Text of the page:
This weekend the Denver Art Museum opens Becoming Van Gogh, an exhibition that explores the inspirations and influences which made van Gogh, well, van Gogh. You can read more about the evolution of this remarkable curatorial feat, which involves loans from over 60 public and private collections around the world, in a Wall Street Journal preview published earlier this month. Among them, visitors will discover The Phillips Collection’s c. 1875 painting Bouquet by the French artist Monticelli (1824-1886). Duncan Phillips wrote of Monticelli in 1954:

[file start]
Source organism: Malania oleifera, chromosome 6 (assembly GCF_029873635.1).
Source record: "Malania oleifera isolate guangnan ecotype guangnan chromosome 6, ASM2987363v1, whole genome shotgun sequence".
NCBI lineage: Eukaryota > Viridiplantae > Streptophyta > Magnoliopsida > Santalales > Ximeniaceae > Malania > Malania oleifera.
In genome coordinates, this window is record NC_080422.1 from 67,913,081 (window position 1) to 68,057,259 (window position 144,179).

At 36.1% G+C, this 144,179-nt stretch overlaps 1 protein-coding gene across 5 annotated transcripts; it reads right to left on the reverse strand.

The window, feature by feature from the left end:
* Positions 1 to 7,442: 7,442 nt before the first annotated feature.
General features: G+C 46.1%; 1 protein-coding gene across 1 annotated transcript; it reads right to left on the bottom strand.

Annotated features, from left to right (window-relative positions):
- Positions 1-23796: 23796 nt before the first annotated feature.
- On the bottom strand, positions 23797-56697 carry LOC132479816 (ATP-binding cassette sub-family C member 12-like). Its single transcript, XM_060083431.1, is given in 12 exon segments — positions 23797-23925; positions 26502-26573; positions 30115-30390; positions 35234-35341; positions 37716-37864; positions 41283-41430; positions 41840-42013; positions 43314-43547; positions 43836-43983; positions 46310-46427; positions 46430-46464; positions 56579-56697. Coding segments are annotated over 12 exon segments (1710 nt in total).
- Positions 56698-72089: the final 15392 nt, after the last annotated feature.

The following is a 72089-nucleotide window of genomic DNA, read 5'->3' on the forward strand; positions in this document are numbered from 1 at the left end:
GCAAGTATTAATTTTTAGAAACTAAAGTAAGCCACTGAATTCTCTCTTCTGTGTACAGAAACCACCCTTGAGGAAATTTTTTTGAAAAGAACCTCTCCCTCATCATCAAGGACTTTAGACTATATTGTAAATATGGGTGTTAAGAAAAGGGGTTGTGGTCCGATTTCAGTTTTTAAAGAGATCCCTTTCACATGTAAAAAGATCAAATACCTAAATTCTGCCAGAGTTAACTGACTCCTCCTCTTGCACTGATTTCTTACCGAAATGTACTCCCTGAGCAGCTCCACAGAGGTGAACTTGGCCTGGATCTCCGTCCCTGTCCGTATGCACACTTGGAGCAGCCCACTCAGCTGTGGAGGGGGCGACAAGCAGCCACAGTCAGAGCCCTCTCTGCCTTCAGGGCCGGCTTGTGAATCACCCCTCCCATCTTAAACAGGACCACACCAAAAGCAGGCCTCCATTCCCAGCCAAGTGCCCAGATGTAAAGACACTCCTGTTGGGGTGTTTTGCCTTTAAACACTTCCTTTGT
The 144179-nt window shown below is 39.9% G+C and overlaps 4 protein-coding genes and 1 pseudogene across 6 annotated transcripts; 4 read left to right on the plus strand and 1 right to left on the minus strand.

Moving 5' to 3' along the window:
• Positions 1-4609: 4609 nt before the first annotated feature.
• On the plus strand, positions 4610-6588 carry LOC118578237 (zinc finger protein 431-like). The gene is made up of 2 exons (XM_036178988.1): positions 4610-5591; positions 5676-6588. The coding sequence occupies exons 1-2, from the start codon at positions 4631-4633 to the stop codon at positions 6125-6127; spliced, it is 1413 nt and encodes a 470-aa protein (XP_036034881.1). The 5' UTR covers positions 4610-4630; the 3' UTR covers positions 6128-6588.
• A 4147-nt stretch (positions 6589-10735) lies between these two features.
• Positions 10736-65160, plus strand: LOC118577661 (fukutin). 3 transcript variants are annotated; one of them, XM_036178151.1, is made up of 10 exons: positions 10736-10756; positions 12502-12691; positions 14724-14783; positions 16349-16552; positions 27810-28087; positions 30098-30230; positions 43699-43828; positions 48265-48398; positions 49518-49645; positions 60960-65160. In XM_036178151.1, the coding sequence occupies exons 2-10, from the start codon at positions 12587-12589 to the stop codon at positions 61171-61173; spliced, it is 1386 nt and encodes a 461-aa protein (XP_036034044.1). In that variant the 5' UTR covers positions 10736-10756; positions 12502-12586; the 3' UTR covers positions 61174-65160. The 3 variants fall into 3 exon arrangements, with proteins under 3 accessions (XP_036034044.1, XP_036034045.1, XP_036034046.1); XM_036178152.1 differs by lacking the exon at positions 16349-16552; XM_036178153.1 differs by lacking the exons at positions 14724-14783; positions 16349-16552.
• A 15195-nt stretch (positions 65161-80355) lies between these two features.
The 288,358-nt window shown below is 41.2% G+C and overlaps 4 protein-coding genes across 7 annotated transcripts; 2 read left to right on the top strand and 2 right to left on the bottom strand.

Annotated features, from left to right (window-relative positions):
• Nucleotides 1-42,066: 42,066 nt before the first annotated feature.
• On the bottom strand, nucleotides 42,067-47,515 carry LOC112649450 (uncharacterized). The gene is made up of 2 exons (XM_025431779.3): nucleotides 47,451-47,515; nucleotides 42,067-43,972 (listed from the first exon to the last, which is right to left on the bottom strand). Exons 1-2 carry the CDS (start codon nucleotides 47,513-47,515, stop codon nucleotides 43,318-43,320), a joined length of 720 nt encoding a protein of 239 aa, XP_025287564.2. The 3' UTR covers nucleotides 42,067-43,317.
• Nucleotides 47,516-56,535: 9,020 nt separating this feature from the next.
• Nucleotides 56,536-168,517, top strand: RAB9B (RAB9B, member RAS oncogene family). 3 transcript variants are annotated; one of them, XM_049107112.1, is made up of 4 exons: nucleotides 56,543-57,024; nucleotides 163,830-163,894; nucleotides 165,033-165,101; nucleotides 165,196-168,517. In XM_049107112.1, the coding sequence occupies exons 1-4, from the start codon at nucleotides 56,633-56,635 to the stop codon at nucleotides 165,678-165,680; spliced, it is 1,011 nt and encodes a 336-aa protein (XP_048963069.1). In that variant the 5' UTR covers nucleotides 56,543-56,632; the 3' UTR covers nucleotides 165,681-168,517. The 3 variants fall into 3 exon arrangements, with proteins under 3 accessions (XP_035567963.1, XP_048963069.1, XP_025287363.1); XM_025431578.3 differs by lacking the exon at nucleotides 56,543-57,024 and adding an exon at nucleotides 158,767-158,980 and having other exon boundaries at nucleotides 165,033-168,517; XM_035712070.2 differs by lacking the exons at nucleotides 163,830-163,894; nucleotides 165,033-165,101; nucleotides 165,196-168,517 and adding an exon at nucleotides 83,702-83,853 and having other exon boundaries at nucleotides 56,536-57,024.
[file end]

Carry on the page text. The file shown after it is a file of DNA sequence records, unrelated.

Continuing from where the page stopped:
“How could we have failed to see that Monticelli at his best . . . is the link connecting the Romanticism of Delacroix with the Expressionism of Van Gogh and with all subsequent Expressionists down to our own day? It was Van Gogh himself who first sensed this truth.”
Indeed, van Gogh had written to his brother Theo of his desire to paint the splashes of orange, yellow, and red flowers under the brilliant blue sky of the South, where everything “vibrates like the bouquet of Monticelli which you have.”
Do you recognize in Monticelli’s work the energetic brushwork and thick layers of impasto that we’ve come to associate with his more-famous admirer?
I wonder if Van Gogh did not admire Monticelli’s work, would we be looking at it today? Would Monticelli vhave disappeared?